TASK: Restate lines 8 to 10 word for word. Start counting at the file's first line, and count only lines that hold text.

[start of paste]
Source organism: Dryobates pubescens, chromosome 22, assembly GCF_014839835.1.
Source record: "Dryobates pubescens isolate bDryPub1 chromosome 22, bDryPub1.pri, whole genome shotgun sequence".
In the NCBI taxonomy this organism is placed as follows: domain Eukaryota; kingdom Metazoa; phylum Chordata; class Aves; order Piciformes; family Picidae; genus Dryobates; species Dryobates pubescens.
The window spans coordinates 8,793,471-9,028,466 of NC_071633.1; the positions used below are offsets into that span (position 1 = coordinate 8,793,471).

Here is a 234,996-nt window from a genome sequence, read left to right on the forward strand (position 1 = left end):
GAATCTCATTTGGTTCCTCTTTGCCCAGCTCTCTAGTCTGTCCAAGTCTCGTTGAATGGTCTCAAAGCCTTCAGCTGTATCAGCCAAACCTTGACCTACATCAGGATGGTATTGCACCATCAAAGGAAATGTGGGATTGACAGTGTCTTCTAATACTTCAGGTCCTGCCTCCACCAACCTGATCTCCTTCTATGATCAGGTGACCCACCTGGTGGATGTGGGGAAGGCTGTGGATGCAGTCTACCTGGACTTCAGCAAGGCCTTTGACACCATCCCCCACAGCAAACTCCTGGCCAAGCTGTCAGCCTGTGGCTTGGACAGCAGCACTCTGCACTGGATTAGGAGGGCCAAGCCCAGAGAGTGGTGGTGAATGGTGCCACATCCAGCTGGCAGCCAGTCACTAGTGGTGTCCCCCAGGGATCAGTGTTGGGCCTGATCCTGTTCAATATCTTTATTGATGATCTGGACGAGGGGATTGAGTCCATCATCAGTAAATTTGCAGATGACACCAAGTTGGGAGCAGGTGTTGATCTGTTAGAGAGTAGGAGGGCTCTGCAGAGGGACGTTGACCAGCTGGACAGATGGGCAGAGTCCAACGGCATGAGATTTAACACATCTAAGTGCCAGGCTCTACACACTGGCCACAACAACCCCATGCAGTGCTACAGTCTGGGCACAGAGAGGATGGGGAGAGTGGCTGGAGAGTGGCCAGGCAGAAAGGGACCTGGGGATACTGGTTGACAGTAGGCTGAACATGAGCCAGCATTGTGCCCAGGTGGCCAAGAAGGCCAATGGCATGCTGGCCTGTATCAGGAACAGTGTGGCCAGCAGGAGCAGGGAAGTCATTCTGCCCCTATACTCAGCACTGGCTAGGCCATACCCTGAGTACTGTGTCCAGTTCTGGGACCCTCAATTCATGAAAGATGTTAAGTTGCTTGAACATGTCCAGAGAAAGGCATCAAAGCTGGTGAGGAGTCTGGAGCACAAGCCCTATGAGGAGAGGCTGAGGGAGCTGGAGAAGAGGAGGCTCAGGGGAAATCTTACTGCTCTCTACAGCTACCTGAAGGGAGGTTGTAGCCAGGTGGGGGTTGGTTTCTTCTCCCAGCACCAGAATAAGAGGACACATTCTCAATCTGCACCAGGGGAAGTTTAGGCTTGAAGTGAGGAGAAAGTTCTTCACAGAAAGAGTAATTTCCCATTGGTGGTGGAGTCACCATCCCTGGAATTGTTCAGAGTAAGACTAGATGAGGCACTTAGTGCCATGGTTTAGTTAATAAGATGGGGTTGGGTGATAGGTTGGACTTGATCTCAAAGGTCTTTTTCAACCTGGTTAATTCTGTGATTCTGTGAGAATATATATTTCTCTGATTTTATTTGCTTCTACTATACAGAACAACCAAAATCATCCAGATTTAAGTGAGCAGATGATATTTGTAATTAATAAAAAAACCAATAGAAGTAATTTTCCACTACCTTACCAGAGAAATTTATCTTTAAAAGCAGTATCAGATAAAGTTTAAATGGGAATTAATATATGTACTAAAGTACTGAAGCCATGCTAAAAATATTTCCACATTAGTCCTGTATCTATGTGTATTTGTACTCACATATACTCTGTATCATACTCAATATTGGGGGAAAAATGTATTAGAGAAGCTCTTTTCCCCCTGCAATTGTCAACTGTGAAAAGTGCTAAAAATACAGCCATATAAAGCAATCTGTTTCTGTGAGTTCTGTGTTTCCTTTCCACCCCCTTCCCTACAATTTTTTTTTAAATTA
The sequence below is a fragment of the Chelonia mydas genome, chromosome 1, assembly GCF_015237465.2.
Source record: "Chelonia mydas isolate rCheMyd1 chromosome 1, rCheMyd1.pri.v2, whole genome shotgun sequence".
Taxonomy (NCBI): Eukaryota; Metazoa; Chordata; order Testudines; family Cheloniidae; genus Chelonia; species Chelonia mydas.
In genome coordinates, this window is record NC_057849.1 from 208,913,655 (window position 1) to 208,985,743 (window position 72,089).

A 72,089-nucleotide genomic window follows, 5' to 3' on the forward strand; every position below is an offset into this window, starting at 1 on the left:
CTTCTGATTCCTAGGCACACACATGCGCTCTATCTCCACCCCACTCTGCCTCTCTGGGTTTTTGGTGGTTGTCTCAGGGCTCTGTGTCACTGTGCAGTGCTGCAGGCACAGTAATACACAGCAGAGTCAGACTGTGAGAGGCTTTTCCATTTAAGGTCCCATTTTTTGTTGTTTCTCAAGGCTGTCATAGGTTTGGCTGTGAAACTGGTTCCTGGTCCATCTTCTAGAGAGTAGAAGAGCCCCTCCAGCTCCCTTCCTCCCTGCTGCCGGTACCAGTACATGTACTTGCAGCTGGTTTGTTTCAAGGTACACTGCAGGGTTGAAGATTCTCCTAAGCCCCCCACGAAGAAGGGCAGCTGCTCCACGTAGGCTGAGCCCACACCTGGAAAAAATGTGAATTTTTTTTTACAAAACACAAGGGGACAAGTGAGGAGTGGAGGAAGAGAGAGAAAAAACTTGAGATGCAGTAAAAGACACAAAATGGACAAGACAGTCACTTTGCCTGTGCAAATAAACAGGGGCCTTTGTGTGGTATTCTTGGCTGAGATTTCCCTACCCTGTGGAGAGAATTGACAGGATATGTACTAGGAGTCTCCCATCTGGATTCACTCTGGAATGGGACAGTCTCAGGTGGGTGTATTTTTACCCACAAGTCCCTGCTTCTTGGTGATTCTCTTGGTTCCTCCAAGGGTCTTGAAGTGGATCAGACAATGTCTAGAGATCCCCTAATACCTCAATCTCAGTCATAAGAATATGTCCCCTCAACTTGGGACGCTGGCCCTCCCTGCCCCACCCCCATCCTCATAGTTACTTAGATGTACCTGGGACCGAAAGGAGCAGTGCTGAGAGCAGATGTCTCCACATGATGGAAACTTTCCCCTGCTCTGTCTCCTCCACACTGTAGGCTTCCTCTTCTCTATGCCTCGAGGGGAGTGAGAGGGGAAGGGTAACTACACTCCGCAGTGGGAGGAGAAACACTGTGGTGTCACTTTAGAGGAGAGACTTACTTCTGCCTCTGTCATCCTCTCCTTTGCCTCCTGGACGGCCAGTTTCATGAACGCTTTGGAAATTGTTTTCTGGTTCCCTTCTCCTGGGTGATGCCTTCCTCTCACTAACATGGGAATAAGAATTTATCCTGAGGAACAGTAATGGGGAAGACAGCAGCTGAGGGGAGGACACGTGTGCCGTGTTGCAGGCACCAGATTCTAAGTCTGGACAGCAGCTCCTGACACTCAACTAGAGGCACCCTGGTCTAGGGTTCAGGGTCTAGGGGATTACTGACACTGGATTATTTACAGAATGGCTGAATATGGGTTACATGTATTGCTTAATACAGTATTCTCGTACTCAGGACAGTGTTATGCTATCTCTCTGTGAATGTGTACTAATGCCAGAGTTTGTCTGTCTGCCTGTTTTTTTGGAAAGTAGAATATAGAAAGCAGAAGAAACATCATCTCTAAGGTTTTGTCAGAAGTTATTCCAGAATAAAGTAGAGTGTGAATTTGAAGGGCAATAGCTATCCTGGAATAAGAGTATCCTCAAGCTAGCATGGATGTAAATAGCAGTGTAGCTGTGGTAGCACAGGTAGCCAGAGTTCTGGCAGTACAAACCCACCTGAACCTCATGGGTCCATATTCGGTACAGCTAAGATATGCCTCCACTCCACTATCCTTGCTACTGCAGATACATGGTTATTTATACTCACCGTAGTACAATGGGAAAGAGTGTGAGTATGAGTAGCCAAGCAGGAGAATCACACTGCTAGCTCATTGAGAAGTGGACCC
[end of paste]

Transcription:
Source record: "Chelonia mydas isolate rCheMyd1 chromosome 1, rCheMyd1.pri.v2, whole genome shotgun sequence".
Taxonomy (NCBI): Eukaryota; Metazoa; Chordata; order Testudines; family Cheloniidae; genus Chelonia; species Chelonia mydas.
In genome coordinates, this window is record NC_057849.1 from 208,913,655 (window position 1) to 208,985,743 (window position 72,089).